Chippewa Capital Partners has complied with its May 31 deadline to secure a construction contract to finish building the old Essar Steel Minnesota taconite compound in Nashwauk.

Under its agreement with the state, Chippewa was required to enter into two binding contracts by the deadline, said Barb Naramore, assistant commissioner of the Minnesota Department of Natural Resources (DNR).

The first was with a construction firm. The second was proof that Chippewa had a buyer for the 4.2 million tons of taconite pellets that would be manufactured at the Nashwauk pelletizing plant.

Both appear to be satisfied, Naramore said.

Chippewa has a few more steps to go before it can claim victory.

It has until June 30 to secure the final rounds of $850 million in debt and equity financing for the project and to formally secure the mineral lease rights to the Nashwauk property that had been owned by Superior Mineral Resources LLC. Proof of both must be provided to the DNR before the state awards key mineral lease rights for the Nashwauk project to Chippewa.

While there is still work to be done, the DNR announcement this week moves Chippewa, which is led by Virginia health care billionaire Tom Clarke, one step closer to realizing its promise to resume a mega project that has been stalled for more than two years.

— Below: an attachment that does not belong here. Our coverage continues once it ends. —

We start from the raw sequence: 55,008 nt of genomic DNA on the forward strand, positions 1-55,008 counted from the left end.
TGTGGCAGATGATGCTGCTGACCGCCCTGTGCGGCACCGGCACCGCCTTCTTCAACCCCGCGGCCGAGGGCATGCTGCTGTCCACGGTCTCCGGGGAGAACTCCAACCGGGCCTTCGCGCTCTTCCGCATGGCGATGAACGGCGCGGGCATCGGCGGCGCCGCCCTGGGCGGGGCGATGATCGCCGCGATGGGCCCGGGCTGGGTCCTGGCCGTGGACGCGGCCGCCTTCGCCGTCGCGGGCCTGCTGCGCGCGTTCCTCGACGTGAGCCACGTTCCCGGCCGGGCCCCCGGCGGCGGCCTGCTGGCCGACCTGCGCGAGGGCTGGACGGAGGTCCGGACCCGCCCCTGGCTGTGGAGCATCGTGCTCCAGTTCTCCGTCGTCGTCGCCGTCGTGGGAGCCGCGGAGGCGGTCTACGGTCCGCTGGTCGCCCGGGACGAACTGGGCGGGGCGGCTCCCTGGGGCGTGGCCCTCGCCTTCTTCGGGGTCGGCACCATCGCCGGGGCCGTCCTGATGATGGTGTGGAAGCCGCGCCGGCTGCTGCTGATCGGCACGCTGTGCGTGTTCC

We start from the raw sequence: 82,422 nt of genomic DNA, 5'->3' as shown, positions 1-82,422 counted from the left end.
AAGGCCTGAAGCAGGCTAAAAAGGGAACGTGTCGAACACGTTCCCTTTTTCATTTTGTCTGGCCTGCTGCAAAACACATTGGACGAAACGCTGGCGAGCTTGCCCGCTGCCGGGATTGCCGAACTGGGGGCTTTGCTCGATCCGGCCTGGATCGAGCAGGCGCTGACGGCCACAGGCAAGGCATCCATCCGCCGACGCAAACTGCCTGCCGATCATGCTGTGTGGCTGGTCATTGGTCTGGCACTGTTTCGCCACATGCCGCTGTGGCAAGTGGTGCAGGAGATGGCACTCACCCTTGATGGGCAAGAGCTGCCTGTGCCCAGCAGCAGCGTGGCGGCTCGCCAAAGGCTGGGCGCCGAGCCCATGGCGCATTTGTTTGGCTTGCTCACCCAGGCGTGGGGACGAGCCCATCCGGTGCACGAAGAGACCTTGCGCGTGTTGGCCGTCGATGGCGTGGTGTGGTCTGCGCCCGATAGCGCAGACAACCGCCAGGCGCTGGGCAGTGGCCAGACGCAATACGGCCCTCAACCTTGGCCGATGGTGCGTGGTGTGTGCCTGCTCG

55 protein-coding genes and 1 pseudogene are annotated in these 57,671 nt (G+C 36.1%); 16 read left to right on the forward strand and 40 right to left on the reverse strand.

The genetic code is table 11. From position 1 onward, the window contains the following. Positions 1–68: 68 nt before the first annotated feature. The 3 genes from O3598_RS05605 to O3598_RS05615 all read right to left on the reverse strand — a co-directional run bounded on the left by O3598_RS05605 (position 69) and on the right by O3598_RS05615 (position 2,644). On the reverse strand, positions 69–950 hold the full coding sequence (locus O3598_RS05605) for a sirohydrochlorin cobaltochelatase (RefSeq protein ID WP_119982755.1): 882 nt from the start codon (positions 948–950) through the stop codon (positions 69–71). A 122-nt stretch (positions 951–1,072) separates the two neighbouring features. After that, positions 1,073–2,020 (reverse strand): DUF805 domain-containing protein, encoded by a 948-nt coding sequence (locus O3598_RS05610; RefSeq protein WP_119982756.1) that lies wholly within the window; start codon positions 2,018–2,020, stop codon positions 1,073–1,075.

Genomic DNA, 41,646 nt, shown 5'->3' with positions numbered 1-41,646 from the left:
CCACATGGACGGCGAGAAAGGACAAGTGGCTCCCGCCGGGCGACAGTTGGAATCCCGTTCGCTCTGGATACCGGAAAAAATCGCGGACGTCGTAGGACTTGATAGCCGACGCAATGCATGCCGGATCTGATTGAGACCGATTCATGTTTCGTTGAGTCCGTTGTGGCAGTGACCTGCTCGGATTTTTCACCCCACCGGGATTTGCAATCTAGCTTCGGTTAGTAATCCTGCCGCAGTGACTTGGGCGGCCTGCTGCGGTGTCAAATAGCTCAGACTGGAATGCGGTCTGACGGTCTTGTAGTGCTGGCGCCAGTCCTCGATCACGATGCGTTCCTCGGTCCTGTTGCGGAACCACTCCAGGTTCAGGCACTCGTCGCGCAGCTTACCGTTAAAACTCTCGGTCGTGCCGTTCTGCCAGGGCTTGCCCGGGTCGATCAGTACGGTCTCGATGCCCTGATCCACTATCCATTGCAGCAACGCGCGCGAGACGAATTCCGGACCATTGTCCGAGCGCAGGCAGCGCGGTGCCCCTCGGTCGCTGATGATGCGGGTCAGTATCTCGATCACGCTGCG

The Essar mining and taconite project landed in bankruptcy in July 2016 after the former owners, based in Mumbai, failed to finish construction despite 10 years of effort. After nearly $2 billion in spending, Essar Minnesota left a half-built site and more than $1 billion of debt.

Chippewa won the bid to buy the project out of bankruptcy court last year. The project has since been renamed Mesabi Metallics.

Chippewa has other obstacles to the project as well. It has been sparring with Ohio-based Cleveland Cliffs over the iron ore reserves for the site.

In December, Cliffs bought or leased 3,768 acres of the iron ore reserves adjacent to the Nashwauk property from Glacier Park Iron Ore Properties LLC.

Cliffs officials said they were making a smart investment in the future, especially since Cliffs needs iron ore to pelletize at the operations it runs on the Iron Range. They include Hibbing Taconite, United Taconite and Northshore Mining.

Chippewa Capital balked at Cliffs’ move and filed a complaint in bankruptcy court. Chippewa officials claimed that Cliffs’ property grab in Nashwauk was not valid because it was never approved by the bankruptcy court. It also claimed Cliffs’ land purchase was unfair and meant to thwart Chippewa’s extensive efforts to restart the defunct Essar property.

Cliffs argued that Essar, and later Chippewa Capital, originally had the right to lease the property from Glacier Park, but that it lost that right when it missed a key compliance deadline. Cliffs CEO Lourenco Goncalves has made no secret that he does not want Chippewa to have the Nashwauk mineral leases.

The bankruptcy court is expected to render a final decision on the matter.

In a separate matter, Clarke in March bought more than 1,040 acres of land in Nashwauk and the mineral lease rights to half the iron ore there. The other owner of that ore? Cleveland Cliffs. A judge’s ruling about who rightfully owns what is expected any day.

State officials declined to comment on the battle between the two companies, saying it is interested in restoring commerce to an area that has been hard hit by the blighted Essar project. If finished, the project could create 850 jobs.